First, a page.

With Final Budget Decision Looming, City Jobs are Still on the Line
The proposed New Port Richey city budget would cut about 10 jobs.
Months of negotiation and discussion about the New Port Richey budget for the upcoming fiscal year have yielded a revised spending plan that, if it receives final approval, could cost some city employees their jobs.
There are roughly 10 jobs that still look like they might be cut from the fiscal year 2013 budget, which would take effect Oct. 1. The general fund budget for fiscal year 2013 stands at $16.63 million. The total city budget for that year is proposed to be $44 million, and the millage rate is proposed at 9.5 mills.
In the first of two votes needed to enact the fiscal year 2013 budget, the New Port Richey City Council gave initial approval to the spending plan Wednesday night. The final vote on the budget is scheduled for Sept. 24.
“I think we’ve got something that, if none of us are happy about, at least we can live with,” said Deputy Mayor Rob Marlowe.
Among the jobs that could be lost if this budget receives final approval are:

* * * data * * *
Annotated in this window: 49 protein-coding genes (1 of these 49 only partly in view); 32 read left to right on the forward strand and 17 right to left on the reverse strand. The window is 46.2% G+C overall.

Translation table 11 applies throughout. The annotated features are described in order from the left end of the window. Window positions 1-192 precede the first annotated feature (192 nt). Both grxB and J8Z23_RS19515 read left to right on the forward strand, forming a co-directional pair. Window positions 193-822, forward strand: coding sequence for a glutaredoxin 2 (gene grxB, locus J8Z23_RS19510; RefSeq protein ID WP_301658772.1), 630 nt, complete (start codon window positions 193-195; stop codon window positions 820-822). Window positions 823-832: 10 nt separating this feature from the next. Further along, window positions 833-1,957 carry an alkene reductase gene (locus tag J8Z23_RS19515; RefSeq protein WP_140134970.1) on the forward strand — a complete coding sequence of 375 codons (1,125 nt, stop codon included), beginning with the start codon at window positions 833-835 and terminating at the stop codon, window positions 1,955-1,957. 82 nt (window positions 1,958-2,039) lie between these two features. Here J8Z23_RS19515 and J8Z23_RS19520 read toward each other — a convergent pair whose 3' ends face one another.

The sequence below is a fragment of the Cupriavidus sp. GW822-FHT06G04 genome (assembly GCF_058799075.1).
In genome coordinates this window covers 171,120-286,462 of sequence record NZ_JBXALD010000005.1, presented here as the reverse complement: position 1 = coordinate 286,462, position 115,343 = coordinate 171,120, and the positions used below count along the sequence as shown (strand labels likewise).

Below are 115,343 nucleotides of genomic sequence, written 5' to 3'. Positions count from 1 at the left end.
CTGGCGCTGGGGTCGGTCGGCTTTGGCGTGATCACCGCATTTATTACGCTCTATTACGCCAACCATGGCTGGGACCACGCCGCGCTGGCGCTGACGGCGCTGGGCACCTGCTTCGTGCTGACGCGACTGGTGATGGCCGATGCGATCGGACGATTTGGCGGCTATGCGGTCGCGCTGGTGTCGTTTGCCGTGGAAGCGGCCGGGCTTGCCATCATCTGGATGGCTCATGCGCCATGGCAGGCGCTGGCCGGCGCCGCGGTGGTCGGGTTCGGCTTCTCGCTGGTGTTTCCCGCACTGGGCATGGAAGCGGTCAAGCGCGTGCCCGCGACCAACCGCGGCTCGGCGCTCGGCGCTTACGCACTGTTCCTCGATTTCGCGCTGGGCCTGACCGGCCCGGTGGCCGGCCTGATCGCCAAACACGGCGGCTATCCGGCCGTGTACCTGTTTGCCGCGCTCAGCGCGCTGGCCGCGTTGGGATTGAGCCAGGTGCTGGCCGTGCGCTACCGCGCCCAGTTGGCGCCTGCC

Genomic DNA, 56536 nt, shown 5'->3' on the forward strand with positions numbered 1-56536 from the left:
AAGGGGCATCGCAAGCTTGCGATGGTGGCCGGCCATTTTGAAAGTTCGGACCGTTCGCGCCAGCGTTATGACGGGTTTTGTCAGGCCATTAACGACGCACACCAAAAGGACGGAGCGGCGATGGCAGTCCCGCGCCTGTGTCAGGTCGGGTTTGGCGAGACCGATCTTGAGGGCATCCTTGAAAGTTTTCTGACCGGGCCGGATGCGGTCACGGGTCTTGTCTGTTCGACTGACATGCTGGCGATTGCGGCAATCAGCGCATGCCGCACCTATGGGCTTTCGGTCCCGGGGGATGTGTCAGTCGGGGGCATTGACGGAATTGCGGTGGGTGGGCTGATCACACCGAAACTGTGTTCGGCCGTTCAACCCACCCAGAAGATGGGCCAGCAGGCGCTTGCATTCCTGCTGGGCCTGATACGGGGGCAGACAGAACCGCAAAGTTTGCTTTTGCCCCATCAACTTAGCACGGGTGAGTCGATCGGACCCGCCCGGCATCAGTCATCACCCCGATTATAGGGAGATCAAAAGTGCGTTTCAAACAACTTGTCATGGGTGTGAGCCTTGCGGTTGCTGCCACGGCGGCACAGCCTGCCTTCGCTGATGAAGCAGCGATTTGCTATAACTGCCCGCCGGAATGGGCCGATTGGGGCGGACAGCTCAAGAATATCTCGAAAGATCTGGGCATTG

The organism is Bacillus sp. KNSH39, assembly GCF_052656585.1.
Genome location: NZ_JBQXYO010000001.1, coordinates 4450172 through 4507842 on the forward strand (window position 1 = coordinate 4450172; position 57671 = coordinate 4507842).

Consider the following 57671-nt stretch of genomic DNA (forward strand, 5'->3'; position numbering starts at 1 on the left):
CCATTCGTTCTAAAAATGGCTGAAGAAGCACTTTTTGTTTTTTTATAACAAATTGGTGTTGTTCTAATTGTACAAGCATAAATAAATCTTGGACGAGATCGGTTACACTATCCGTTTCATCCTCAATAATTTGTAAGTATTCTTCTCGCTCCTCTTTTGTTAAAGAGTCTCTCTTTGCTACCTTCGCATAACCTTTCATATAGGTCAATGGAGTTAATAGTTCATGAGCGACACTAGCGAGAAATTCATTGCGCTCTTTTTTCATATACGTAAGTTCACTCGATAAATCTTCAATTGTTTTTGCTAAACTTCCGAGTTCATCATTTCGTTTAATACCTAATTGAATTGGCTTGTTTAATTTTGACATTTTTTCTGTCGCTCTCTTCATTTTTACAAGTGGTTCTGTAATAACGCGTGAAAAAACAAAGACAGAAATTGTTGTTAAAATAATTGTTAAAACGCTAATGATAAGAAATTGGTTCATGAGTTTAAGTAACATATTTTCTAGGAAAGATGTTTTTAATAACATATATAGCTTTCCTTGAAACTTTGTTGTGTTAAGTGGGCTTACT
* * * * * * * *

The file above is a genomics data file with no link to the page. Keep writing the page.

- one librarian, a part-time specialist and one part-time custodian at the New Port Richey Public Library
- a full-time development technician
- a full-time aquatics coordinator
- and an administrative assistant in the finance department who has been urging the city leaders to look past her job title to see how much she does for the city.
That administrative assistant is Stephanie Porter-Krahn, whose teenaged son started high school this year. Her duties include processing every one of the city’s rental permits, business tax receipts and parking fines.
Back in June when they did their first budget proposal, city staff presented 15 jobs for the chopping block.
Over the course of negotiations in the months since, officials have added back in to the budget some positions, including:
- a swim coach
- a custodian for the New Port Richey Recreation and Aquatic Center
- a part-time custodian for the police department
- two positions for debris collection in Public works
They’ve also added a part-time special events coordinator at the rec center and funding that keeps the lap pool at the rec center open all year and the rest of the pools open for seven months and chosen to add back money to subsidize services for special events.